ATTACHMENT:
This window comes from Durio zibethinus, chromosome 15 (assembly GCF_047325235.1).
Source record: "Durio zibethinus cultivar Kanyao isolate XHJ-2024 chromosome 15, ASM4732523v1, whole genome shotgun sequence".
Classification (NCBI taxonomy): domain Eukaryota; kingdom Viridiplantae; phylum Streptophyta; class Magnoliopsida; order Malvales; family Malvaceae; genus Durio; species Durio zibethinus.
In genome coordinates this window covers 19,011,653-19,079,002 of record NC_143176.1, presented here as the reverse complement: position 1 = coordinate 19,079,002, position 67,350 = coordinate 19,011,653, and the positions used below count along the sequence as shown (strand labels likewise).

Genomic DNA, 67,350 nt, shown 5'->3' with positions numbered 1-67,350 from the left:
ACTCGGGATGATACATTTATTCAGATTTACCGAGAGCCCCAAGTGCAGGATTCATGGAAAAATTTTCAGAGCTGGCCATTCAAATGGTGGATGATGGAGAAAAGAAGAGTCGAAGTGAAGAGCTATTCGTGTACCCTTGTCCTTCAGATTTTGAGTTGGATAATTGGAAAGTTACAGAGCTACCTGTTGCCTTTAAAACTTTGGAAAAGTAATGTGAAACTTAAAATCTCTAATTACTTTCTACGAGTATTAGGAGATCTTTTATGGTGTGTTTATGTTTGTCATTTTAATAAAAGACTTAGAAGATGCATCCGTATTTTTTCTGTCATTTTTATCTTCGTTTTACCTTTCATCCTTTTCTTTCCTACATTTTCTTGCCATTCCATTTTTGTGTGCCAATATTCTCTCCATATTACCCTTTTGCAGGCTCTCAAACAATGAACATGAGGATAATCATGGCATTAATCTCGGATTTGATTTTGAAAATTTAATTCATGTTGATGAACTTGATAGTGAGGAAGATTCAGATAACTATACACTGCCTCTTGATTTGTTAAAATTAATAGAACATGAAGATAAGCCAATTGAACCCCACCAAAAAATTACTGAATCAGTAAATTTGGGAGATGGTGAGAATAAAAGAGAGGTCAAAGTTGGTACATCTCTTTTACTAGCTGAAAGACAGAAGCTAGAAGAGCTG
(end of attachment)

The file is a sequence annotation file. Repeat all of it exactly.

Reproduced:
This window comes from Durio zibethinus, chromosome 15 (assembly GCF_047325235.1).
Source record: "Durio zibethinus cultivar Kanyao isolate XHJ-2024 chromosome 15, ASM4732523v1, whole genome shotgun sequence".
Classification (NCBI taxonomy): domain Eukaryota; kingdom Viridiplantae; phylum Streptophyta; class Magnoliopsida; order Malvales; family Malvaceae; genus Durio; species Durio zibethinus.
In genome coordinates this window covers 19,011,653-19,079,002 of record NC_143176.1, presented here as the reverse complement: position 1 = coordinate 19,079,002, position 67,350 = coordinate 19,011,653, and the positions used below count along the sequence as shown (strand labels likewise).

Genomic DNA, 67,350 nt, shown 5'->3' with positions numbered 1-67,350 from the left:
ACTCGGGATGATACATTTATTCAGATTTACCGAGAGCCCCAAGTGCAGGATTCATGGAAAAATTTTCAGAGCTGGCCATTCAAATGGTGGATGATGGAGAAAAGAAGAGTCGAAGTGAAGAGCTATTCGTGTACCCTTGTCCTTCAGATTTTGAGTTGGATAATTGGAAAGTTACAGAGCTACCTGTTGCCTTTAAAACTTTGGAAAAGTAATGTGAAACTTAAAATCTCTAATTACTTTCTACGAGTATTAGGAGATCTTTTATGGTGTGTTTATGTTTGTCATTTTAATAAAAGACTTAGAAGATGCATCCGTATTTTTTCTGTCATTTTTATCTTCGTTTTACCTTTCATCCTTTTCTTTCCTACATTTTCTTGCCATTCCATTTTTGTGTGCCAATATTCTCTCCATATTACCCTTTTGCAGGCTCTCAAACAATGAACATGAGGATAATCATGGCATTAATCTCGGATTTGATTTTGAAAATTTAATTCATGTTGATGAACTTGATAGTGAGGAAGATTCAGATAACTATACACTGCCTCTTGATTTGTTAAAATTAATAGAACATGAAGATAAGCCAATTGAACCCCACCAAAAAATTACTGAATCAGTAAATTTGGGAGATGGTGAGAATAAAAGAGAGGTCAAAGTTGGTACATCTCTTTTACTAGCTGAAAGACAGAAGCTAGAAGAGCTG